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Aliso Viejo Intellectual Property & Patents Law Blog

What is the difference between a trademark and a service mark?

You have worked hard to create your California business. To protect your business, products, services or more, you may consider what legal protections exist to prevent another business from using your property and confusing consumers.

Federal law protects the creators of products, services, ideas and more through intellectual property protections like trademarks and service marks. However, when you first consider which protection to pursue for your business, you may wonder whether to seek a trademark or service mark.

Why invention promotion companies can be misleading

Many inventors have seen advertisements for a quick-and-easy way to patent and bring their invention to the market.

These invention firms advertise as a cheap way to get your ideas from the drawing board to store shelves in an instant. Unfortunately, their offer is typically too good to be true. Here are a few warning signs to watch for when considering an invention promotion company:

Can you file a patent?

You’ve got a fresh, new idea for an invention. You’re excited. You think you could even make some money off this. You want to protect your invention. Now what?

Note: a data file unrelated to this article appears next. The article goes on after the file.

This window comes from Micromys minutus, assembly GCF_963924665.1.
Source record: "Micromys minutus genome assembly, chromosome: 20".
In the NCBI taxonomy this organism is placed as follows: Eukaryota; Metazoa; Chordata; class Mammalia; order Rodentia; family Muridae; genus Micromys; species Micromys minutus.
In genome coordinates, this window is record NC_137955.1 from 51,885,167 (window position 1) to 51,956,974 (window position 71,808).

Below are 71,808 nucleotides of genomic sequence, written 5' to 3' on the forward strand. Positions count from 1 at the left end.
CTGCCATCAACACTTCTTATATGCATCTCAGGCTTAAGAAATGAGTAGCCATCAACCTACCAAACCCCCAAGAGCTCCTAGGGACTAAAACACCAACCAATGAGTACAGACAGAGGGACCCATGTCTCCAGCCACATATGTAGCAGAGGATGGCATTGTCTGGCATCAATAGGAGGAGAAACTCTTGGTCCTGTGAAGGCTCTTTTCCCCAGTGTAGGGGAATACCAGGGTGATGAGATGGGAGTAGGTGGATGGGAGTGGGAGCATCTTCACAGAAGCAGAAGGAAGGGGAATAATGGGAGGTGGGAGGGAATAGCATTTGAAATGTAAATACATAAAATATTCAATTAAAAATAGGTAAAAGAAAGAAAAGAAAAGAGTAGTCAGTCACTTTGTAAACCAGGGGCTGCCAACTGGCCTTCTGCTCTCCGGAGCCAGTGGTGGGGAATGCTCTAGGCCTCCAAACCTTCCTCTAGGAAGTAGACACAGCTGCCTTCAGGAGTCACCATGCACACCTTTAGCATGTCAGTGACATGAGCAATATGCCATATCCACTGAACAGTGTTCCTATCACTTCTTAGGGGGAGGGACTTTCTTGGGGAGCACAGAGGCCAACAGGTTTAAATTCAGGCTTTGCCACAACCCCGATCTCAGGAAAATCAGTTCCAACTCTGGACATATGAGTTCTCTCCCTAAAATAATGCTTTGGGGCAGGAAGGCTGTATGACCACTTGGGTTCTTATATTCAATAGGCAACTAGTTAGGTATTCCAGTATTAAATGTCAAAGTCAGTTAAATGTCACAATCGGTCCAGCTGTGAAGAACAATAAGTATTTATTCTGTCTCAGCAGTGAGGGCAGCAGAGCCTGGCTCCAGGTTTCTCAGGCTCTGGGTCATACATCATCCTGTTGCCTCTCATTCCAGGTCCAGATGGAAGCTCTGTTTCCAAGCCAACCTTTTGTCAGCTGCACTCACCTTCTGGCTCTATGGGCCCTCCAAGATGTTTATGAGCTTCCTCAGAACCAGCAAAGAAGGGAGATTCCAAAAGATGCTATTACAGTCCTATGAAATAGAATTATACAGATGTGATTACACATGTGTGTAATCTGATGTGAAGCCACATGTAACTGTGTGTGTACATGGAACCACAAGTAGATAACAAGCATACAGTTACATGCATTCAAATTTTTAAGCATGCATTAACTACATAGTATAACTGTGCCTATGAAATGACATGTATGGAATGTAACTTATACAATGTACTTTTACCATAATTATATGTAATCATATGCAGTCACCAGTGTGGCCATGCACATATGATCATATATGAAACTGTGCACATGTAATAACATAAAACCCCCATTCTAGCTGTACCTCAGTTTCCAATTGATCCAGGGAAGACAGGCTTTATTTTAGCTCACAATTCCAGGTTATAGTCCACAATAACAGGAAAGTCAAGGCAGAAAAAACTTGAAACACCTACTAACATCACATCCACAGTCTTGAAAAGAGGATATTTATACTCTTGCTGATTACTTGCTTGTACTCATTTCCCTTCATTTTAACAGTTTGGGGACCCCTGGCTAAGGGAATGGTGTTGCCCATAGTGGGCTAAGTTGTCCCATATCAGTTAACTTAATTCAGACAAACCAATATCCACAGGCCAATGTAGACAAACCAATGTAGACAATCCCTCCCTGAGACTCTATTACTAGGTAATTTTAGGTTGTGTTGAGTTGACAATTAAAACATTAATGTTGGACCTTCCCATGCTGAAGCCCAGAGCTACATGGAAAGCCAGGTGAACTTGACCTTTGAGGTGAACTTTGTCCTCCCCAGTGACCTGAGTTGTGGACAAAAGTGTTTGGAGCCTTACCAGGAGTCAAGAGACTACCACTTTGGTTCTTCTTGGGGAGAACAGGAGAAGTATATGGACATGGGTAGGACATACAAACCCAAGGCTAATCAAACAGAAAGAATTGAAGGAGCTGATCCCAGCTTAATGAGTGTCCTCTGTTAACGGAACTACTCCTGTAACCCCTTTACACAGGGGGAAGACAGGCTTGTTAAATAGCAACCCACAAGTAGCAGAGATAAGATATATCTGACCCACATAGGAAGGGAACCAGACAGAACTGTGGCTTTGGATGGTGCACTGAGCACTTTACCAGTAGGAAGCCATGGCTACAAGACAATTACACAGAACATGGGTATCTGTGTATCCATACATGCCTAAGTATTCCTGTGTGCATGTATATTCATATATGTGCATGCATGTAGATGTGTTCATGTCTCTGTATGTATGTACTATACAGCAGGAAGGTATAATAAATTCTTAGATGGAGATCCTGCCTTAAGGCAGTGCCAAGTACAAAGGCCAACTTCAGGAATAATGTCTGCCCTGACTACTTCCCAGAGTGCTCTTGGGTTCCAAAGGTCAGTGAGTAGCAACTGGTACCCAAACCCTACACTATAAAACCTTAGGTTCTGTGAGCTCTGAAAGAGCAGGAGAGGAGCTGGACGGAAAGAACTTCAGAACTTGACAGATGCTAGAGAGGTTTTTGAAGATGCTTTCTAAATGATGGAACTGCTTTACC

Filing for a patent may seem like a daunting process, but it doesn’t have to be. The first step is finding out if your invention is, indeed, protectable and patentable. With some work and a little help, you can defend and capitalize on your invention.

Situations where something will not receive a patent

Creating is exhausting, time consuming, resource intensive and massively rewarding. When you put the necessary effort into creating something new, it stands to reason that the first thing you will want to do is patent it. Patenting is one of the most common ways you can claim something as your intellectual property and preclude others from making, selling or otherwise using your creation.